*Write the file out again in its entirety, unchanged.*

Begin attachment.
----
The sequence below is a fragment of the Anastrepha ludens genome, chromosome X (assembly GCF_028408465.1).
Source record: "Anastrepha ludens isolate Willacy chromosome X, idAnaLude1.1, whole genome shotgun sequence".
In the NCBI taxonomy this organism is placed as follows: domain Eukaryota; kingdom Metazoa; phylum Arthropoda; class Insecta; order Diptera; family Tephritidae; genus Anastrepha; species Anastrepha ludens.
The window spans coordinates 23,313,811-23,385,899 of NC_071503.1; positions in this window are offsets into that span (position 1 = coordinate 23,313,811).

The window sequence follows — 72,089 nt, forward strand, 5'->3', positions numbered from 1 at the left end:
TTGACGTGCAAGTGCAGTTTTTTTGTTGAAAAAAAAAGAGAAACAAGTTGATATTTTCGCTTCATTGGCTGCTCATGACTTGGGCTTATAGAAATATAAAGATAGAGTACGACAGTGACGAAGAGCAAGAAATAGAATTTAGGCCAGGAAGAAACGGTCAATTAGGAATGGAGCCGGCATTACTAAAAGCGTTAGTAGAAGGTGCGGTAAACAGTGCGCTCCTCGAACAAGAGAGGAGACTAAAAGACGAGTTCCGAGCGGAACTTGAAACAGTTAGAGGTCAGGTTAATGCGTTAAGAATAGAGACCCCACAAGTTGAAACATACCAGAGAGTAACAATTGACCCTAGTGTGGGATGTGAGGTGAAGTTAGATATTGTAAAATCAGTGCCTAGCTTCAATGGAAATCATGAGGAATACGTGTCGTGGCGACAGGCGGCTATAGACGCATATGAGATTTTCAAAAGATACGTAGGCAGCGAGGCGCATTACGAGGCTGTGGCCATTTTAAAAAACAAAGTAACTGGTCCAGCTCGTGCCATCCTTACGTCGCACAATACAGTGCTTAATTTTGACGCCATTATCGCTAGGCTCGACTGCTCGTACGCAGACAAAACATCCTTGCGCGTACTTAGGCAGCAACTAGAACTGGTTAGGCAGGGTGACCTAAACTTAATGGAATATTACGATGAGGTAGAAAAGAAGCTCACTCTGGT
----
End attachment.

The sequence below is a fragment of the Anastrepha ludens genome, chromosome X (assembly GCF_028408465.1).
Source record: "Anastrepha ludens isolate Willacy chromosome X, idAnaLude1.1, whole genome shotgun sequence".
In the NCBI taxonomy this organism is placed as follows: domain Eukaryota; kingdom Metazoa; phylum Arthropoda; class Insecta; order Diptera; family Tephritidae; genus Anastrepha; species Anastrepha ludens.
The window spans coordinates 23,313,811-23,385,899 of NC_071503.1; positions in this window are offsets into that span (position 1 = coordinate 23,313,811).

The window sequence follows — 72,089 nt, forward strand, 5'->3', positions numbered from 1 at the left end:
TTGACGTGCAAGTGCAGTTTTTTTGTTGAAAAAAAAAGAGAAACAAGTTGATATTTTCGCTTCATTGGCTGCTCATGACTTGGGCTTATAGAAATATAAAGATAGAGTACGACAGTGACGAAGAGCAAGAAATAGAATTTAGGCCAGGAAGAAACGGTCAATTAGGAATGGAGCCGGCATTACTAAAAGCGTTAGTAGAAGGTGCGGTAAACAGTGCGCTCCTCGAACAAGAGAGGAGACTAAAAGACGAGTTCCGAGCGGAACTTGAAACAGTTAGAGGTCAGGTTAATGCGTTAAGAATAGAGACCCCACAAGTTGAAACATACCAGAGAGTAACAATTGACCCTAGTGTGGGATGTGAGGTGAAGTTAGATATTGTAAAATCAGTGCCTAGCTTCAATGGAAATCATGAGGAATACGTGTCGTGGCGACAGGCGGCTATAGACGCATATGAGATTTTCAAAAGATACGTAGGCAGCGAGGCGCATTACGAGGCTGTGGCCATTTTAAAAAACAAAGTAACTGGTCCAGCTCGTGCCATCCTTACGTCGCACAATACAGTGCTTAATTTTGACGCCATTATCGCTAGGCTCGACTGCTCGTACGCAGACAAAACATCCTTGCGCGTACTTAGGCAGCAACTAGAACTGGTTAGGCAGGGTGACCTAAACTTAATGGAATATTACGATGAGGTAGAAAAGAAGCTCACTCTGGT